How can people of faith help workers? A sermon from the late Tim Yeager
A collection of photos of Rev. Tim Yeager - Clockwise from top left: 1.) Tim Yeager discusses the 1886 Haymarket demonstration for participants at the Chicago memorial during a labor history tour at the 2014 Communist Party USA Convention. 2.) Tim wearing his credentials badge at a CPUSA convention. 3.) Tim with his wife, Caroline Moores. 4.) Tim, seated on front row, in white shirt, with comrades from Iowa at the Haymarket Martyrs memorial in the 1980s. | Photos: People's World Archives / CPUSA Archives / Communist Party of Iowa

On April 2, 2024, Tim Yeager—a man known and beloved by many People’s World readers—died in England, where he lived with his wife, Caroline Moores. Born in Iowa, Tim lived a life committed to justice, equality, and peace. He was known on both sides of the Atlantic for blending the social consciousness of progressive Christianity and the commitment to struggle found in Marxism.

Radicalized in the peace movement during the U.S. war against Vietnam, he went on to become a progressive journalist, a union organizer with the Legal Service Workers, an officer of that union at the national level with the UAW, and pastor of a church on Chicago’s West Side. Tim was also for many years an organizer for the Communist Party USA in Iowa. He served on the party’s National Committee and was chair of its Religion Commission.

In 2014, he and Caroline moved to the U.K., her home country. There, he became a leader in the Episcopal Church.

Tim was also a writer for People’s World for decades. The article we share below appeared in the paper on Sept. 23, 2000. It is based on the text of a sermon that Tim delivered at an event called “Labor in the Pulpit 2000,” which brought together union and faith leaders from all around the country, including hundreds of union locals and churches, synagogues, and mosques. It was jointly sponsored by the National Interfaith Committee on Worker Issues and the AFL-CIO.

A full obituary will appear in our pages soon, along with details for a planned memorial service in the U.S.

Union leaders take to the pulpit on Labor Day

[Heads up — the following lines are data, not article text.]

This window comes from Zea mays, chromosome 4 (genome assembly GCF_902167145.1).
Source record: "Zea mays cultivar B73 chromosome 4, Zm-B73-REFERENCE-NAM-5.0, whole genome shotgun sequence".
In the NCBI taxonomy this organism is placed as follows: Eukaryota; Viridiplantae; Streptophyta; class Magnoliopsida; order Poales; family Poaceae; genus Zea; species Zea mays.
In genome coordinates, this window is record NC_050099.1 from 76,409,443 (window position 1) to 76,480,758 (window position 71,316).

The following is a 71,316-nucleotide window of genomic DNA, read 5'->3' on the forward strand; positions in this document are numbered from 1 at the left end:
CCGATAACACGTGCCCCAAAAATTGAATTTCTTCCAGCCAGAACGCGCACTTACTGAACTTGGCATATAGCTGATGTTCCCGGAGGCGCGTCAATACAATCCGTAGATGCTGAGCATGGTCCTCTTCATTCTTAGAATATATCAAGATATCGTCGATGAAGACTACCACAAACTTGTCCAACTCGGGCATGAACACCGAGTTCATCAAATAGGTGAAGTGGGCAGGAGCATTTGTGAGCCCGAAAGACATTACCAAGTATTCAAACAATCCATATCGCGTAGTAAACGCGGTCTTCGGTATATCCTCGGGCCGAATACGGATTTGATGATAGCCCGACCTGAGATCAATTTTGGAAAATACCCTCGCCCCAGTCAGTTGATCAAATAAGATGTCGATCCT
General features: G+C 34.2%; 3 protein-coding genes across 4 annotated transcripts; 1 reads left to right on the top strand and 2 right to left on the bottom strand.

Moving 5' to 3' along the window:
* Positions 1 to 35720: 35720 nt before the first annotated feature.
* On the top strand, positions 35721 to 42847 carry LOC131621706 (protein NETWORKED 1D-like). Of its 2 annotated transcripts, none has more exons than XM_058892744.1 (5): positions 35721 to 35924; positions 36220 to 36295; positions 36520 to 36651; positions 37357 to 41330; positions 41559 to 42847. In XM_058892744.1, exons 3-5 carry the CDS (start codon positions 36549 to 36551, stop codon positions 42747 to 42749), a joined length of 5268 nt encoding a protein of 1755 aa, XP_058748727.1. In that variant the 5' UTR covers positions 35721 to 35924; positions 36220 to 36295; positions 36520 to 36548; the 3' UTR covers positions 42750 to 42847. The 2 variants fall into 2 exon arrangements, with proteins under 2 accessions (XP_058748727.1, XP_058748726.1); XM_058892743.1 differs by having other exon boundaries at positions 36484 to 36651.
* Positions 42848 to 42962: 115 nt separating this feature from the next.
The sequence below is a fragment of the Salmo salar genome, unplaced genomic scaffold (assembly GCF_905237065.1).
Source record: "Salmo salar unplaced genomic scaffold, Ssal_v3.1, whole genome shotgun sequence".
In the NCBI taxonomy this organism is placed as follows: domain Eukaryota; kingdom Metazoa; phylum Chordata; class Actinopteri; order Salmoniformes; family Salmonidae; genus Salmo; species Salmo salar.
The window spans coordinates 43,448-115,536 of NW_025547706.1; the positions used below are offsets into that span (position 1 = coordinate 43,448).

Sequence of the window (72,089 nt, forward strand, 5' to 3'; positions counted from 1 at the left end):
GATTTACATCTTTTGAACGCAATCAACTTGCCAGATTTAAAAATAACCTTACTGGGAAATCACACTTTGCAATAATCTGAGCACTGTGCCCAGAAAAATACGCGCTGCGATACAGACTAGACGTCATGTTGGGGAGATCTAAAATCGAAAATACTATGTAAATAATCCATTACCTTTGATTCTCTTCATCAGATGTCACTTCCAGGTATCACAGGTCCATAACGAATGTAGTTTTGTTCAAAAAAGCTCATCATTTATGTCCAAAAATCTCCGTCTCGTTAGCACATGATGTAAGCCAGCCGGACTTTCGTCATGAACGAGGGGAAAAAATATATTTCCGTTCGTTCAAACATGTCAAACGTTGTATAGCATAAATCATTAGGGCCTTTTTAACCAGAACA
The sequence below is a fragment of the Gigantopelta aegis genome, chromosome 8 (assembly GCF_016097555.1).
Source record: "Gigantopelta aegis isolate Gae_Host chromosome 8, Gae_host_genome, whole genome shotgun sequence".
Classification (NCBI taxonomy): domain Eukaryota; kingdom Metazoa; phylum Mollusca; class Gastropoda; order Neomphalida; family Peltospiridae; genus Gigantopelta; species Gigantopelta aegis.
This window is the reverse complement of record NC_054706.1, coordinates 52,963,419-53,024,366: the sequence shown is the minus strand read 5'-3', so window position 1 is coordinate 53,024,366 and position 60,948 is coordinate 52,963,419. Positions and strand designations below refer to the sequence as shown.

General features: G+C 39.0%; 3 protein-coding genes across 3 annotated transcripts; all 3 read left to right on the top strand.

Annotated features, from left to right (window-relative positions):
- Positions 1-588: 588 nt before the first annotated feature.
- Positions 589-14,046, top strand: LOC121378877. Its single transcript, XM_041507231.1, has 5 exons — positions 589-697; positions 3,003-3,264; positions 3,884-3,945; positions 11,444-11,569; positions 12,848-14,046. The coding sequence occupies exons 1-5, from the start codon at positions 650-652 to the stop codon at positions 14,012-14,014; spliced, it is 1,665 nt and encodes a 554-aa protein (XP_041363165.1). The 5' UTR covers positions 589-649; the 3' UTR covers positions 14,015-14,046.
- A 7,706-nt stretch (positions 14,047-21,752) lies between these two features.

Tim Yeager with his friend, Angela Davis, in the 1980s.

People’s Weekly World, Sept. 23, 2000

Labor Day Homily

St. Sylvester’s Roman Catholic Church, Chicago, Illinois.

By Tim Yeager

September 3, 2000

My name is Tim Yeager, and I am the recording secretary of UAW Local 2320. Most UAW members work in the auto industry. Our local represents staff at the Legal Assistance Foundation of Metropolitan Chicago, Hull House Association, Heartland Alliance, and other legal services and human services non-profit organizations in this area, and similar organizations around the country.

I am honored to have been invited to speak to you today on behalf of the American labor movement. For me, it is a special treat. You see when I was a boy, I wanted to be a member of the clergy. As fate would have it, I became a union organizer instead.

But standing here with you, in this house of worship, I am reminded that there really isn’t much difference between those two vocations. Now, I would have to say that this beautiful church is a lot prettier than most union halls. And the choir is better.

But when you study the Judeo-Christian tradition, when you study the Old Testament prophets and the teachings of Jesus, one message emerges from all the rest. We as a people are called to be active in the building of the Kingdom of God in our world, here and now.

When Jesus taught his disciples to pray, he taught them to pray that the Kingdom of God would be established on Earth: “…Your Kingdom come, Your will be done ON EARTH, as it is in heaven.” Later he said, “Seek ye first the Kingdom of God and its justice, (and all the other things will follow).”

And what is this Kingdom of God that we are called upon to build? One only needs to read the parables and teachings of Our Lord for the answer, but it is the same answer you find throughout the history of the Hebrew people.

The Kingdom of God is a kingdom of social and economic justice, where the hungry are fed, the naked are clothed, those who are in prison are visited, and widows and orphans are cared for. But beyond even that, it is a society based upon a fair distribution of land and the wealth created by human labor. And to obtain such a Kingdom, the God of Our Fathers takes the side of the poor every time.

One of the earliest pieces of legislation was, of course, the Ten Commandments. This includes labor legislation: “On the seventh day thou shall perform no labor.”

When I teach collective bargaining techniques to our members, I often ask them when the earliest recorded example of collective bargaining was. And I get answers about the textile workers strike in New England, the shoemakers in Philadelphia, etc. They are usually surprised when I pick up the Bible and tell them to turn to the Book of Genesis. And I tell them to read the story of Moses and the Hebrew slaves in Egypt.

Tim Yeager, far right, on the march with Walmart workers, shortly before he was arrested.

What do you find there? Well, you find that the Hebrews were employed in various occupations in the construction industry, brickmakers, masons, and laborers. And Moses goes to Pharaoh and makes his first demand, which was a three-day weekend to enable the Hebrews to go out of town to worship their god. He was trying to get the first Labor Day weekend!

And if you recall the story, you will recall that Pharaoh not only denied the demand of Moses but retaliated against the Hebrews, taking away their straw, while insisting upon their maintaining the same level of production. It was the first example of industrial speed-up in history. Of course, things escalated, and eventually, the slaves prevailed and were released from bondage, taking not only their wages, but tools, cattle, and other property obtained from their former employer.